Blog Post: Tuesday March 20, 2018

Water Resource Challenges in the UK

In this Water Saving Week blog, Heather Anderson, Strategic Planner at Scottish Water, talks about water resource challenges across the UK. It is important that we save water across the UK, despite different levels of water resource stress. For more information and tips on how to save water, check out the #WaterSavingWeek website.

Water resources and their management are vastly different across Great Britain. The UK is perceived to have a wet climate, which might be expected to translate to high water availability. However, Southern England already experiences water scarcity and even in Scotland, droughts are not unheard of.

Water Resources in Scotland, England and Wales

Two-thirds of water in England and Wales comes from surface water and the other third from groundwater. In Scotland, Scottish Water manages the supply of water to 194 water resource zones (WRZ), double the entire number in England and Wales.  Surface water accounts for approximately 96% of the water abstracted in Scotland and groundwater only, 4%. Despite having a population of only 5 million people, Scottish Water is the 4th largest water and wastewater service provider in the UK and employs approximately 4,000 people across Scotland. 167 of the 194 WRZ in Scotland are supplied by a single water treatment works (WTW). This highlights some of the challenges faced by Scottish Water in delivering an equitable service to all its domestic customers, whether they live in the larger cities or in the more remote communities on the islands.

Climate Change

Although the challenges that face each region are very different, they all have one significant challenge in common – climate change. Summers are projected to get warmer and drier and meeting demand may prove increasingly difficult.

1 3 2

4

Figure 1: UKCIP Climate Projections for Summer Average Rainfall at 50% Probability for Low, Medium and High Climate Change Scenarios for 2080.

Demand management is therefore a crucial component of climate change preparations. In spite of this, pressures on the water that is available are increasing. The population in Scotland is growing and the Scottish Government hopes to build an additional 50,000 affordable homes in Scotland by 2020/21.

Water pricing has been high on the water management agenda since Dublin Principle 4 proclaimed water as an “economic good” in 1992. The Walker Report (2009) said that a charging system for water should encourage efficient use of water to maintain a sustainable water supply.

Demand Management in England and Wales

In England and Wales, the water industry was privatised in 1989 as it was believed that treating water as a commodity would increase competition, reduce costs and therefore improve efficiency. Water was historically charged on the basis of a properties rateable value. Larger households had a higher water bill than smaller households. However, water meters have been installed in old properties where householders opted to have them and in new properties. These customers pay for their water on a volumetric basis, which means they pay for what they use. This is believed to be an effective demand management tool as people are more aware of the water they use and are more likely to adopt water efficient behaviours.

There are various other measures taken to integrate water efficiency into everyday life. For example, in Eastleigh, Southern Water have offered developers a 50% discount on water connections for new properties, if the developers use water fittings which are rated A or B under the European Water Label. Changes to building regulations in 2010 also stipulate that water use for a new home should not exceed 125L per person per day.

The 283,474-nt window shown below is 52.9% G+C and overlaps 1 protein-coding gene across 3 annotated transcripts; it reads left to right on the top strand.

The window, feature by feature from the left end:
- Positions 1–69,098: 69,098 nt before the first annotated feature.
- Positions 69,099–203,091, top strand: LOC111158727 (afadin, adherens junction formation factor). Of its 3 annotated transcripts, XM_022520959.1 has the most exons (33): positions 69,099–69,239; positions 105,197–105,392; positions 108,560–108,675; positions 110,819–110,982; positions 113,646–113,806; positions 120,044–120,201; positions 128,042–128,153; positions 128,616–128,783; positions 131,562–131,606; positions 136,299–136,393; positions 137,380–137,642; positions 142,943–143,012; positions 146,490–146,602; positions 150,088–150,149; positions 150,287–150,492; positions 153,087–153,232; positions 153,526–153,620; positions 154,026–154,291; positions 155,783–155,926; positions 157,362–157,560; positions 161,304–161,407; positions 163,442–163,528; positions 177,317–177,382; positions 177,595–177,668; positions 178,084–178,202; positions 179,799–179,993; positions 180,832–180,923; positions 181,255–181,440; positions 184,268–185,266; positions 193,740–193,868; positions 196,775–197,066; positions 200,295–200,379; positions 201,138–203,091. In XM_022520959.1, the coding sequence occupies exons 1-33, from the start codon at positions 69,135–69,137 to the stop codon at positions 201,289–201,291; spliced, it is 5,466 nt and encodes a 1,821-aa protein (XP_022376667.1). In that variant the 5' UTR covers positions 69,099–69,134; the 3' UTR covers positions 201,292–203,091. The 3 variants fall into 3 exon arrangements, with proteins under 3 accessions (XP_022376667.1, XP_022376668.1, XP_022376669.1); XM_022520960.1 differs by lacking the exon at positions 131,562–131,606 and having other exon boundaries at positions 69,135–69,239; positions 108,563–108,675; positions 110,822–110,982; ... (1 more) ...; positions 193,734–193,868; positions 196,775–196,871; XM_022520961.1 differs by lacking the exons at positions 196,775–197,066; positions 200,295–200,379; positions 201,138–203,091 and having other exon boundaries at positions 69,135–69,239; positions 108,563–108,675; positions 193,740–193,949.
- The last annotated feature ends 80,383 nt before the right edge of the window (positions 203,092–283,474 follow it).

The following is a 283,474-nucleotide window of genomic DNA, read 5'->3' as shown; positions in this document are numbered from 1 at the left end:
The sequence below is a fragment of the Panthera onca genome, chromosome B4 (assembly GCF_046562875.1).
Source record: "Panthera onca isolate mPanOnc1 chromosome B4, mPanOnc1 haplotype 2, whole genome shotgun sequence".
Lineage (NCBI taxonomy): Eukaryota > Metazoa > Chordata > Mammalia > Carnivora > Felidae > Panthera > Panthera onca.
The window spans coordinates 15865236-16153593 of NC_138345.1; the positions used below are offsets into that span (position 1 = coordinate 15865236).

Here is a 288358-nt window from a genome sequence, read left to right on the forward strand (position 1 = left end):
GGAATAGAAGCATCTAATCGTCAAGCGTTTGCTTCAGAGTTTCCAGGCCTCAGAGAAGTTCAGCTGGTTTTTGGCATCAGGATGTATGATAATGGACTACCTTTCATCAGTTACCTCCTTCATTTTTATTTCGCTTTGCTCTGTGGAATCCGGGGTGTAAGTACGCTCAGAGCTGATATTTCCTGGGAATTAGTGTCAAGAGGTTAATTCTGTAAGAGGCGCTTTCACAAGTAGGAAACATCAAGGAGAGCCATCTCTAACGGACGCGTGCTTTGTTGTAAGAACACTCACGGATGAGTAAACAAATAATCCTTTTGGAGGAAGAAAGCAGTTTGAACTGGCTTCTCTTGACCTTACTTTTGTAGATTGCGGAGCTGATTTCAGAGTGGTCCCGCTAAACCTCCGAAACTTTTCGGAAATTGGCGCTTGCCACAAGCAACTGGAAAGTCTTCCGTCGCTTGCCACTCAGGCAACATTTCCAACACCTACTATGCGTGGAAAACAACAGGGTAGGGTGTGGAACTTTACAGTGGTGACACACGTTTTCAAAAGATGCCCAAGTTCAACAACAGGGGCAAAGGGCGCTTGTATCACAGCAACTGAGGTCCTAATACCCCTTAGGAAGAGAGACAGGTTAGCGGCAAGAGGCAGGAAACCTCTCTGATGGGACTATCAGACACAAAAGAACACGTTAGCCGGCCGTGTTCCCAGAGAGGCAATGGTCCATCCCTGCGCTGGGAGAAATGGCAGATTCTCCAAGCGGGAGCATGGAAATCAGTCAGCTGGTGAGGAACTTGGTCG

fig 2

Figure 2: European Water Label assigned to devices and fittings to indicate relative water use.

 

Demand Management in Scotland

In Scotland, water is paid for as part of council tax. There is currently no political appetite to install meters in Scotland, but a water efficiency trial has been ongoing for the past 5 years to investigate water demand and usage patterns. This is due to conclude in April. Water efficiency is largely promoted through soft measures, such as education campaigns, and a pilot water efficiency pack project.

Water Efficiency Pack Project

The water efficiency pack project is being implemented in partnership with The Energy Saving Trust. Whilst saving water is the primary objective of the project, by reducing hot water use through water efficient behaviours, there is a significant saving to be made on energy. In this way, this project can help vulnerable customers in or at risk of fuel poverty.

The pack contains various water saving devices and are tailored to customers’ requirements. They can be ordered online, but the preferred delivery method is with direct customer engagement where advice can be given, as it has been shown that the installation of devices in consort with advice derives the greatest benefits. Events are being held across Scotland until 2021 with the aim being to reach the 2% of Scottish households most vulnerable to water shortages. It is hoped that collaborating with customers proves to be a cost-effective way to manage demand.

fig 3

Figure 3: Water Efficiency Pack Event in Elgin, February 2018


The challenges that face water companies vary across the UK. Arguably, climate change is the biggest challenge. Demand management will be key to ensure the sustainable use of water. Water efficiency is an integral component of water resource planning and will likely be crucial in the adaptation to diminishing water availability.

Keywords: scotland > water resources > water saving week >